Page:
making that decision basically let these crooks off the hook." But that's ok - see the SEC, which incidentally has to give a person by person org chart and job description of its 3,500 porn addicts before it receive one additional penny of funding, is about to catch one or two criminal masterminds who bought some NYX calls after the information of today's merger, which was so badly leaked that virtually everyone knew about the deal ahead of the announcement, are about to spend some time in prison. In the meantime, all those who knowingly and willfully committed crimes in the great housing pump and dump (up to and including misrepresenting underwriting documents), are about to get away scott-free. Thank you Mr. President. That's some might fine change you got there.
Alan Grayson Demands Capital Buffer At TBTFs To Absorb Title Insurance Liabilities, Asks For New Stress TestSubmitted by Tyler Durden on 11/02/2010 00:16 -0400
When two weeks ago we highlighted the news that key title insurers such as Fidelity National are demanding indemnity and warranty from banks, we asked "what happens if the bank is once again caught to be, gulp, lying?
Who foots the bill then? Why the buyer of course. All this does is to
remove the liability from companies like Fidelity National and puts it
back to BofA, which is already so much underwater it has no chance of
really getting out without TARP, contrarian Goldman propaganda
notwithstanding." And while our speculation provided amusement to some of the more (vastly so) polemic elements in the blogosphere, it appears that Alan Grayson took this development seriously, and sent a letter to Geithner demand that a special capital buffer be established at the TBTFs, to absorb any and all losses that will arise from foreclosuregate (especially since earlier today it was made clear that certain banks such as First Horizon don't have any provision for putbacks). In Grayson's words: "Recently, Bank of America struck a deal with Fidelity National Title Insurance to indemnify the title insurer should legal problems with foreclosures create unanticipated title liability. Title insurers are clearly worried that they may face higher legal and policy costs if foreclosures are reversed, or should legal ambiguity cloud titles they already have insured...Since title insurers have in some cases just refused to insure this market, someone must pay for the liability these insurers have refused to incur. Both banks and regulators are claiming that the problems are simply process-oriented document errors that aren't really causing harm to the public at large. I suspect that no one really knows the extent of the problem, or the potential liability.With that in mind, it would seem prudent to require additional capital buffers for systemically significant institutions until the extent of the foreclosure fraud crisis is understood." We wholeheartedly agree with Grayson.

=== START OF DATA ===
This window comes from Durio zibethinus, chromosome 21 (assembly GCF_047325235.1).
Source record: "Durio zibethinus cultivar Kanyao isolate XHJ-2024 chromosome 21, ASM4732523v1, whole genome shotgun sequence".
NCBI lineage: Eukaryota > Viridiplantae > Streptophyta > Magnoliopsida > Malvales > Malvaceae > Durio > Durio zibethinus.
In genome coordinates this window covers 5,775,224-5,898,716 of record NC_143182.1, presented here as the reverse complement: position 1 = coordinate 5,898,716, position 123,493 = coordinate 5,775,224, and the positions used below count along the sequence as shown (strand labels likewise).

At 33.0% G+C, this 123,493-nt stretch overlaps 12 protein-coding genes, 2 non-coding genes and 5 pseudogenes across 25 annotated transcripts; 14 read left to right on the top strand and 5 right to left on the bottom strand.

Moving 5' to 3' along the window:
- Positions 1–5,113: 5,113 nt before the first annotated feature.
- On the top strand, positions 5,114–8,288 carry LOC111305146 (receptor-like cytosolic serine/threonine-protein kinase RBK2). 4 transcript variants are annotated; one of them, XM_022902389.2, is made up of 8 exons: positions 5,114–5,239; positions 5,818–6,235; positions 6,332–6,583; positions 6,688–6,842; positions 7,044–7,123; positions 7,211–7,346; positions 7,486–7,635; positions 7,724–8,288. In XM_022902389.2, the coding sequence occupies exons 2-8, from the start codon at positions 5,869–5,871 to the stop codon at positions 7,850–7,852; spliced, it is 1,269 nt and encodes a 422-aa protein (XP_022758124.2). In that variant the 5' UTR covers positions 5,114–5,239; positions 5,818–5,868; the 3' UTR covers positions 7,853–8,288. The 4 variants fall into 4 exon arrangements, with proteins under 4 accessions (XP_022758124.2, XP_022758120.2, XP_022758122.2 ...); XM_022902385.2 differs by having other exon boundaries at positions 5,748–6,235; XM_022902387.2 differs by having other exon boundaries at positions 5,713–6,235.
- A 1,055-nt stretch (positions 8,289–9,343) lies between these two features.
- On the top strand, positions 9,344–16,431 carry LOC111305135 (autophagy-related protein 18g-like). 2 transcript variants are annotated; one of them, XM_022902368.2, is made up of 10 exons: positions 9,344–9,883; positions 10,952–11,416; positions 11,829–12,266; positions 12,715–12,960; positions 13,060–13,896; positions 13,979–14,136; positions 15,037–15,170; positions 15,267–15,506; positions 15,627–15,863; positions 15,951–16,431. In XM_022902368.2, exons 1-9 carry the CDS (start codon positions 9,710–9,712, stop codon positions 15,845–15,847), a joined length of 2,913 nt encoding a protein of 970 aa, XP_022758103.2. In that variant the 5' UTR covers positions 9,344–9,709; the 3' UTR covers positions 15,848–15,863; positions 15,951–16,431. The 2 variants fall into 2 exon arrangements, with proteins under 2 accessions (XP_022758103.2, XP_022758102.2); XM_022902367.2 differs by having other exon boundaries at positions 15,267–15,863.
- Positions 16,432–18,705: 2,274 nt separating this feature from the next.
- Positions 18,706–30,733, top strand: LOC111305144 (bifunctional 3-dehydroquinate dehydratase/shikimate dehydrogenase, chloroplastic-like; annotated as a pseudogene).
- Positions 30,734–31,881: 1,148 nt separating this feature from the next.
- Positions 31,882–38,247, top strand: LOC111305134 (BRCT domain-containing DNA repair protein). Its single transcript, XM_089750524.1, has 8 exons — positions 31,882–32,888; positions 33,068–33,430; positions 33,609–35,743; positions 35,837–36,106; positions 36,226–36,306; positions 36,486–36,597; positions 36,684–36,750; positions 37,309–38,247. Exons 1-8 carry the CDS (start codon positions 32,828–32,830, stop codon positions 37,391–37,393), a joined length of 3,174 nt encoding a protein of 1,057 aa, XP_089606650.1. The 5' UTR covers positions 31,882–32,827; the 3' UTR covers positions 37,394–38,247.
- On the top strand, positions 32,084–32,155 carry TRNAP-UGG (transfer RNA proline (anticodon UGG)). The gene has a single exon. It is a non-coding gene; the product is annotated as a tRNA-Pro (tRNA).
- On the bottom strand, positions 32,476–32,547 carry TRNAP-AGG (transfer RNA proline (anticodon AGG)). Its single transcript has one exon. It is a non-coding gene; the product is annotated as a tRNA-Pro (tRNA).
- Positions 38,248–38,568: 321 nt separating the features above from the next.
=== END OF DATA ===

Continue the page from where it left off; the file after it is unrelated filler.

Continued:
[VIDEO] Fraud Factories: Rep. Alan Grayson Explains the Foreclosure Fraud Crisis, Shows Examples of Forgeries and FraudSubmitted by 4closureFraud on 09/30/2010 19:39 -0400
This is Rep. Alan Grayson explaining the crisis of foreclosure fraud and how it links to the entire securitization chain of Wall Street.
"Their is one set of rules for the banks and another set of laws for everyone else" More @ 4closureFraud.org
Dan Rather chats with Alan "Taz" Grayson in the enclosed clip, over the opportunities that America may glean as part of the historic one-time only audit of the Federal Reserve, which passed in a watered down vote as part of the FinReg. The exact conditions and the applicable disclosure are still rather murky, although we will take the congressman's word that the information obtained will be material. As Rather says: "soon auditors and accountants will comb through he Fed's book, looking at all the lending the Fed engaged in, starting in 2007 and ending in July 2010, a one-time only peek behind the curtain of the secretive institution." Grayson elaborates: "I expect to learn exactly who got what. We have nothing but single line descriptions of hundreds of billions of dollars that have been disseminated by the Fed. We don't even know who got that money. We don't know the terms of that money. We don't know what the Fed got in return. And in particular we don't know why the Fed keeps insisting that none of these deals were deals that exposed it to the risk of loss." Alas, we are convinced that since the Fed did in fact allow politicians to vote unanimously on the one-time deal, that, just like Goldman, it had found a loophole to proper, correct disclosure far in advance: the truth of what happens behind the Marriner Eccles walls will not be disclosed until well after the reset button has been pushed. Importantly, as Alan points out, occasionally the people in this country can make a difference by calling their congressmen and making it clear just what is important to the broader population, and oddly enough transparency at the money printer, especially when the only thing that can keep the economy solvent is printing ever more money (and issuing more debt, but the two are synonymous, just ask the primary dealers).